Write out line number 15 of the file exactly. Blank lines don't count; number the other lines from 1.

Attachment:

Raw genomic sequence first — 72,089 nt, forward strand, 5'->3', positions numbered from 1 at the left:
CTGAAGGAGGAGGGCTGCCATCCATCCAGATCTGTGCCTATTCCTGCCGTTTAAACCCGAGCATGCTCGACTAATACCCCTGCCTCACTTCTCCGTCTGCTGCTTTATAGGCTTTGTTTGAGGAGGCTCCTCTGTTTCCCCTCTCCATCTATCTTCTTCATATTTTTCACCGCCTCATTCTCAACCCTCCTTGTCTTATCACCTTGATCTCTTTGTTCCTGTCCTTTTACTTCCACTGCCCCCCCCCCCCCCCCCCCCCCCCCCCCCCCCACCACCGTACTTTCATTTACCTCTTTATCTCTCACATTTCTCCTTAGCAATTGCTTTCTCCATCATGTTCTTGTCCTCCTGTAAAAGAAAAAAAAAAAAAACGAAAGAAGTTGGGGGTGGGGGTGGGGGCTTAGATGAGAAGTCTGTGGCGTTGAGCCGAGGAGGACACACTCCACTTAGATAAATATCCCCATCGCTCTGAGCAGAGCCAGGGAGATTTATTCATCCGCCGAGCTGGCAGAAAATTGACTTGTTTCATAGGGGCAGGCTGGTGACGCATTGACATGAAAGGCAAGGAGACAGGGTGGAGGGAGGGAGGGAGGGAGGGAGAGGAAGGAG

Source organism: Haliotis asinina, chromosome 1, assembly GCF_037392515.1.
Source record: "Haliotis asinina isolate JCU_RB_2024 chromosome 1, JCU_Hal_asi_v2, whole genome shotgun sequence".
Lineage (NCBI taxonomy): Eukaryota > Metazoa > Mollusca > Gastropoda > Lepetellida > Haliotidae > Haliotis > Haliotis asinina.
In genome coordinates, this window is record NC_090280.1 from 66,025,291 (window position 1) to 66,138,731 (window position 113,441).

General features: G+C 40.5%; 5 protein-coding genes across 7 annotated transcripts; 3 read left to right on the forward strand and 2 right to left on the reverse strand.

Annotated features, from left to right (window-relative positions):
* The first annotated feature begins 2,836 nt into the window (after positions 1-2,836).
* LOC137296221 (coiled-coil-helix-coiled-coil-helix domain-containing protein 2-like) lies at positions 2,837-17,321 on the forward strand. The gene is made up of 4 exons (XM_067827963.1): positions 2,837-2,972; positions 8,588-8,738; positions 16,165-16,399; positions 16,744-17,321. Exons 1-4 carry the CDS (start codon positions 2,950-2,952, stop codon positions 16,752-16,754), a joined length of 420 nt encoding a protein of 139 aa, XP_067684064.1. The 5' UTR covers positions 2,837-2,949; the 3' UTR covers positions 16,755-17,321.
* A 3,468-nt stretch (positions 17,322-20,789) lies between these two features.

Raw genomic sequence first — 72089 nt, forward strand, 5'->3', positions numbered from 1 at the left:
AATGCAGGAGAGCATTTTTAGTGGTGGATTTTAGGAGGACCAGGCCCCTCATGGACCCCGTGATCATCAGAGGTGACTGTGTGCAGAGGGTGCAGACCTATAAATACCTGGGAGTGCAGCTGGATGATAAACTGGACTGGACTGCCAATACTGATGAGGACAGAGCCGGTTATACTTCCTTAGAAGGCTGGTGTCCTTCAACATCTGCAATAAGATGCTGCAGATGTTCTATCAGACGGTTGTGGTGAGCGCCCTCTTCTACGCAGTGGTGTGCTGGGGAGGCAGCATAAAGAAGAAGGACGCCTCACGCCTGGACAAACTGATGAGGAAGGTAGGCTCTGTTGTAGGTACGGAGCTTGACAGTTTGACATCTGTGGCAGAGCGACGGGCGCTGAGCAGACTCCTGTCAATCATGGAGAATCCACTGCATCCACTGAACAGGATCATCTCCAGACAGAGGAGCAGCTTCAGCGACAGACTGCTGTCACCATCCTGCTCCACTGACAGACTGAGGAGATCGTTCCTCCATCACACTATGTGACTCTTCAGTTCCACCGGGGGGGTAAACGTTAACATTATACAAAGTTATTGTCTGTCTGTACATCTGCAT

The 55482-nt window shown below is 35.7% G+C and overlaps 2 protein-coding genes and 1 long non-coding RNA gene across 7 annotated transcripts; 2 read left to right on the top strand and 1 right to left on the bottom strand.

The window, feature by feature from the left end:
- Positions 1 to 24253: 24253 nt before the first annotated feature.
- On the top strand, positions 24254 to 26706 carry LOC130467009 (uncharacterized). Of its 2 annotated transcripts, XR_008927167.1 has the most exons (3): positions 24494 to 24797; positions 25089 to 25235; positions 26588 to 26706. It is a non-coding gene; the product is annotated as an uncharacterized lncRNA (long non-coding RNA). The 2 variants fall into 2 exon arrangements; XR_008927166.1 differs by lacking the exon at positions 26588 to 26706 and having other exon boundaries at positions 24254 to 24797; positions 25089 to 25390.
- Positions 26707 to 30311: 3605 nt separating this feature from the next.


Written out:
The window, feature by feature from the left end: